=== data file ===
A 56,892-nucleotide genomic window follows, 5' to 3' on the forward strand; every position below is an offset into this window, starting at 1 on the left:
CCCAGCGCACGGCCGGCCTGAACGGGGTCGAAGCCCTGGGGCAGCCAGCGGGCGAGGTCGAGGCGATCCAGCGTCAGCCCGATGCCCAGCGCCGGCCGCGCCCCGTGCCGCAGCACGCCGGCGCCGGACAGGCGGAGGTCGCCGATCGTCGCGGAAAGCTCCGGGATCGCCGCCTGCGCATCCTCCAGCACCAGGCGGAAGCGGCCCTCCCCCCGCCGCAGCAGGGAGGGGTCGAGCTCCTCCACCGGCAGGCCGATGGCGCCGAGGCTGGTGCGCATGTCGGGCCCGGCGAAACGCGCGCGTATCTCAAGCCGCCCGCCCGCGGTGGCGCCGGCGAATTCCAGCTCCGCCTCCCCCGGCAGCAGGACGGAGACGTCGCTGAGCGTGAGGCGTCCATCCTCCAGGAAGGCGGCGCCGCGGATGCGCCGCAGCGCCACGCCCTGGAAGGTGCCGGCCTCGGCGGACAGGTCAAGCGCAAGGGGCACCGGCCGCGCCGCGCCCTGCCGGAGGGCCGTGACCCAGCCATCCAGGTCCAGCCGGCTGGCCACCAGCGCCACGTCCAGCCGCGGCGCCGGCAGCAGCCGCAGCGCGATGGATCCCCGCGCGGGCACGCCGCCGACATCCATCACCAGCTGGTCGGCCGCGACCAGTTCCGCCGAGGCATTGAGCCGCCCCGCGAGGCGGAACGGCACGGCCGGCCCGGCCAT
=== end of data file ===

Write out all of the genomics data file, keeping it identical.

A 56,892-nucleotide genomic window follows, 5' to 3' on the forward strand; every position below is an offset into this window, starting at 1 on the left:
CCCAGCGCACGGCCGGCCTGAACGGGGTCGAAGCCCTGGGGCAGCCAGCGGGCGAGGTCGAGGCGATCCAGCGTCAGCCCGATGCCCAGCGCCGGCCGCGCCCCGTGCCGCAGCACGCCGGCGCCGGACAGGCGGAGGTCGCCGATCGTCGCGGAAAGCTCCGGGATCGCCGCCTGCGCATCCTCCAGCACCAGGCGGAAGCGGCCCTCCCCCCGCCGCAGCAGGGAGGGGTCGAGCTCCTCCACCGGCAGGCCGATGGCGCCGAGGCTGGTGCGCATGTCGGGCCCGGCGAAACGCGCGCGTATCTCAAGCCGCCCGCCCGCGGTGGCGCCGGCGAATTCCAGCTCCGCCTCCCCCGGCAGCAGGACGGAGACGTCGCTGAGCGTGAGGCGTCCATCCTCCAGGAAGGCGGCGCCGCGGATGCGCCGCAGCGCCACGCCCTGGAAGGTGCCGGCCTCGGCGGACAGGTCAAGCGCAAGGGGCACCGGCCGCGCCGCGCCCTGCCGGAGGGCCGTGACCCAGCCATCCAGGTCCAGCCGGCTGGCCACCAGCGCCACGTCCAGCCGCGGCGCCGGCAGCAGCCGCAGCGCGATGGATCCCCGCGCGGGCACGCCGCCGACATCCATCACCAGCTGGTCGGCCGCGACCAGTTCCGCCGAGGCATTGAGCCGCCCCGCGAGGCGGAACGGCACGGCCGGCCCGGCCAT